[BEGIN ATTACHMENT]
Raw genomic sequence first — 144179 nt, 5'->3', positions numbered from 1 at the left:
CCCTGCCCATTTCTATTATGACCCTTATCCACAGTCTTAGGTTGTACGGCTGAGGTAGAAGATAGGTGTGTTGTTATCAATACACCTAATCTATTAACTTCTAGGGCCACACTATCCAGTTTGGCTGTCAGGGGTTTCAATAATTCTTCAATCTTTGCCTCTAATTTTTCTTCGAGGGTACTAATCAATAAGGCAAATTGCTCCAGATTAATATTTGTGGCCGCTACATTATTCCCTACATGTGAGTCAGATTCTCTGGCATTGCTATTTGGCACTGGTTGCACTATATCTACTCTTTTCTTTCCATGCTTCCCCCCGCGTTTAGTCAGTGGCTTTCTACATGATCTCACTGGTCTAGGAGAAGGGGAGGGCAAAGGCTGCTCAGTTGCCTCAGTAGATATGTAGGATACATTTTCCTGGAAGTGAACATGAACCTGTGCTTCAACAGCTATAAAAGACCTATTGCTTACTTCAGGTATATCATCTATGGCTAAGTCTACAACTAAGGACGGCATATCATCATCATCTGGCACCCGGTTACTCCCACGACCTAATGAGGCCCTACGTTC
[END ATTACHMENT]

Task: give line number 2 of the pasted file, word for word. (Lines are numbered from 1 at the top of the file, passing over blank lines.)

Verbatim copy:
CCCTGCCCATTTCTATTATGACCCTTATCCACAGTCTTAGGTTGTACGGCTGAGGTAGAAGATAGGTGTGTTGTTATCAATACACCTAATCTATTAACTTCTAGGGCCACACTATCCAGTTTGGCTGTCAGGGGTTTCAATAATTCTTCAATCTTTGCCTCTAATTTTTCTTCGAGGGTACTAATCAATAAGGCAAATTGCTCCAGATTAATATTTGTGGCCGCTACATTATTCCCTACATGTGAGTCAGATTCTCTGGCATTGCTATTTGGCACTGGTTGCACTATATCTACTCTTTTCTTTCCATGCTTCCCCCCGCGTTTAGTCAGTGGCTTTCTACATGATCTCACTGGTCTAGGAGAAGGGGAGGGCAAAGGCTGCTCAGTTGCCTCAGTAGATATGTAGGATACATTTTCCTGGAAGTGAACATGAACCTGTGCTTCAACAGCTATAAAAGACCTATTGCTTACTTCAGGTATATCATCTATGGCTAAGTCTACAACTAAGGACGGCATATCATCATCATCTGGCACCCGGTTACTCCCACGACCTAATGAGGCCCTACGTTC